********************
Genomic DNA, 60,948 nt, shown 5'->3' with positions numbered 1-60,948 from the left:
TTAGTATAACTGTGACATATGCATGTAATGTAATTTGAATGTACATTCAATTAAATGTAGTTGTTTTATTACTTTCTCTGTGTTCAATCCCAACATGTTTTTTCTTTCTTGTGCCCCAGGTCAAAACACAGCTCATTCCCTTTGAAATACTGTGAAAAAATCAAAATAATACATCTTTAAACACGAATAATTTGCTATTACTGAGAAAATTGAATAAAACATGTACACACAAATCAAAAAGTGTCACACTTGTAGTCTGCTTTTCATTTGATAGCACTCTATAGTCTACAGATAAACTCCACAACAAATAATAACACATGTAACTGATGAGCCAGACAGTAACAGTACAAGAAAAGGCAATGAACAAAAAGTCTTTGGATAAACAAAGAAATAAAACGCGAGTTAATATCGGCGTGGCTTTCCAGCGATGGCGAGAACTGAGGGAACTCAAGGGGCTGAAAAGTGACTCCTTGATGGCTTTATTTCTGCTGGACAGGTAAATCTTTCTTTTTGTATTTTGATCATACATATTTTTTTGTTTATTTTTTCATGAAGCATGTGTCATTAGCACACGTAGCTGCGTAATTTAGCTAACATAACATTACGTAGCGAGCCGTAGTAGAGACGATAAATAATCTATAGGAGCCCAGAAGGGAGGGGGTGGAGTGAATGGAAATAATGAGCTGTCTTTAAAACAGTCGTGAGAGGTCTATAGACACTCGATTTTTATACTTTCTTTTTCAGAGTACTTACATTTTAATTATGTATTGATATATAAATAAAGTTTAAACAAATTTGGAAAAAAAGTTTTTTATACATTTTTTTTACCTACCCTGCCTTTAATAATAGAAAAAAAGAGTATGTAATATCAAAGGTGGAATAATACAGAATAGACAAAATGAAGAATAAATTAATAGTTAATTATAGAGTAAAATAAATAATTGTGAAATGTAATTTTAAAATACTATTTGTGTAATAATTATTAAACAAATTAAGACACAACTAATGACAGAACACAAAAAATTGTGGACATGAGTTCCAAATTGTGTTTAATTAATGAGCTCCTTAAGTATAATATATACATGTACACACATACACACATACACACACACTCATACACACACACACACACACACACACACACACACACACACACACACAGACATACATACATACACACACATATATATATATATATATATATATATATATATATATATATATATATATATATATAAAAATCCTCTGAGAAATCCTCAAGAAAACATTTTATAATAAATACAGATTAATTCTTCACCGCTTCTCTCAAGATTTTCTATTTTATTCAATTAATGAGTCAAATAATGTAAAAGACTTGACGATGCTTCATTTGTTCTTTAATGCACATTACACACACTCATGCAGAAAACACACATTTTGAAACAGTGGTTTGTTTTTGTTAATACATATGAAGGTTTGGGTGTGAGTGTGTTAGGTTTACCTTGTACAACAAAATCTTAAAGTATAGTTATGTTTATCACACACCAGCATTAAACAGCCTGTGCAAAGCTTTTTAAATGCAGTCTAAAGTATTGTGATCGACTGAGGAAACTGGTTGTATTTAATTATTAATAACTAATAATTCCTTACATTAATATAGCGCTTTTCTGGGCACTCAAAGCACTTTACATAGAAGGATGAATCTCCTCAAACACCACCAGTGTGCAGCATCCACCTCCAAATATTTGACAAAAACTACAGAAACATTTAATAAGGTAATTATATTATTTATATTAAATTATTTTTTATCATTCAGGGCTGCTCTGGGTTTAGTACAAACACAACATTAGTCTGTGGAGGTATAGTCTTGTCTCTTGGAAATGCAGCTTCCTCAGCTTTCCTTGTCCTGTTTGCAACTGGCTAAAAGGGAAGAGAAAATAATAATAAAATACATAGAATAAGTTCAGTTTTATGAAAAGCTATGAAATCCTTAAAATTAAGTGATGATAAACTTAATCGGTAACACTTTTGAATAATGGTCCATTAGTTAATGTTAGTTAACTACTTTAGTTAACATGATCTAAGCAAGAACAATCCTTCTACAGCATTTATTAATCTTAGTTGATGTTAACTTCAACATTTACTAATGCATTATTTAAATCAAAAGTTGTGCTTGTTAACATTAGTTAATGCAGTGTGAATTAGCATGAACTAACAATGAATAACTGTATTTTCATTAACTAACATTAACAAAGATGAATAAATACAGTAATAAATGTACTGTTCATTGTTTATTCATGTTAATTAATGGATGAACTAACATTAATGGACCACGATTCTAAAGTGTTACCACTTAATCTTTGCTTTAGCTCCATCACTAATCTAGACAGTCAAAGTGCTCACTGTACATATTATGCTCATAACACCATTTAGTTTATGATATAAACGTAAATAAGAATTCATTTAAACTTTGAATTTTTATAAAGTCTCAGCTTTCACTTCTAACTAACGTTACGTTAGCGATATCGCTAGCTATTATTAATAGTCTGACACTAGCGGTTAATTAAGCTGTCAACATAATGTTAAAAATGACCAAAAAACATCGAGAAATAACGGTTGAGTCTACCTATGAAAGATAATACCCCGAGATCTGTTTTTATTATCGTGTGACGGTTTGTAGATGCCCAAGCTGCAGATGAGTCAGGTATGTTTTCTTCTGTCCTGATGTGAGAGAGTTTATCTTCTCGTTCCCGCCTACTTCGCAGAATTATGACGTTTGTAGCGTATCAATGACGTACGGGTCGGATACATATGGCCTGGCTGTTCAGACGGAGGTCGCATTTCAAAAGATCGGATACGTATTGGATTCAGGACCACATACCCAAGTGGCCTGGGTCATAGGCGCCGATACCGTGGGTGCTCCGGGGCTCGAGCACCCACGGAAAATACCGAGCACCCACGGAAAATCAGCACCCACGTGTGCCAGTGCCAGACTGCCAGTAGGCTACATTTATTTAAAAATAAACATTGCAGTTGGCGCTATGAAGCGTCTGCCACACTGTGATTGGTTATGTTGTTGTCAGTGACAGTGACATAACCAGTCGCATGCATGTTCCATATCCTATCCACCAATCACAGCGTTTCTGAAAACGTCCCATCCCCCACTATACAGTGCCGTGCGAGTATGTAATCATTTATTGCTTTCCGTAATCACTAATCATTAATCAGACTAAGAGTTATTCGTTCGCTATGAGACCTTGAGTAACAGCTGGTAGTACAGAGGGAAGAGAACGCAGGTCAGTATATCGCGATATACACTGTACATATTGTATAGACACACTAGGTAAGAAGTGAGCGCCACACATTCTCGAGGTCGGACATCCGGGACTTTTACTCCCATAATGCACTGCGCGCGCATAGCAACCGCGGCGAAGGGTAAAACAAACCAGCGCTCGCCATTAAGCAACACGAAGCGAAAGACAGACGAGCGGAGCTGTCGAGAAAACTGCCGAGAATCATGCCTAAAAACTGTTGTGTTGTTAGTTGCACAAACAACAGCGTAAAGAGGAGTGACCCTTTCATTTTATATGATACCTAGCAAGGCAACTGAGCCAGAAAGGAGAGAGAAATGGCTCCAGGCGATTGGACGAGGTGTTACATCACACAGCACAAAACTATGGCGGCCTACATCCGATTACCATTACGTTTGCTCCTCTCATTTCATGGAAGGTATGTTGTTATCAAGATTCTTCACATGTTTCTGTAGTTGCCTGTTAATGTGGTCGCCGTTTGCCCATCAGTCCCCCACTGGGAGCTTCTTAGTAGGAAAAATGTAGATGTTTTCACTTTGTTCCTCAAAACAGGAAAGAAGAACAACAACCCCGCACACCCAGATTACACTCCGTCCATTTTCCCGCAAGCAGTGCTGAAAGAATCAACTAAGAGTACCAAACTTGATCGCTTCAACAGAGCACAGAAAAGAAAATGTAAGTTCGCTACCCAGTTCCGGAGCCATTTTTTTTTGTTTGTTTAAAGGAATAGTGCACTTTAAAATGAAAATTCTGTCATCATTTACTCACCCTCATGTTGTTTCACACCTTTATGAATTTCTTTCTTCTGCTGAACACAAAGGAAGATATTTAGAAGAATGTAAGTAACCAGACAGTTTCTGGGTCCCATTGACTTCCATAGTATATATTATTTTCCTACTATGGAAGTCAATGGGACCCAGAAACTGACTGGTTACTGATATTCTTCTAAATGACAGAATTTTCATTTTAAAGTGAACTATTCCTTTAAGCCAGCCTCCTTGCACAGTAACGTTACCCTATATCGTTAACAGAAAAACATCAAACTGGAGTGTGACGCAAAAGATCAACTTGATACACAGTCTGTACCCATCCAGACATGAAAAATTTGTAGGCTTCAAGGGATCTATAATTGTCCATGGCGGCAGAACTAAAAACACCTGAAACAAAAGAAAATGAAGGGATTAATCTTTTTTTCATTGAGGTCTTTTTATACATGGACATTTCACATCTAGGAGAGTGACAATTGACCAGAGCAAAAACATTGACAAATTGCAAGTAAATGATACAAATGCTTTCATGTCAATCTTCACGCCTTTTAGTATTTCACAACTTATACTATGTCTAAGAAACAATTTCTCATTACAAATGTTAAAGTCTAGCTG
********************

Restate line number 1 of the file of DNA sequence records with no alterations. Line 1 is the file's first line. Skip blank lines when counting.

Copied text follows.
Genomic DNA, 60,948 nt, shown 5'->3' with positions numbered 1-60,948 from the left: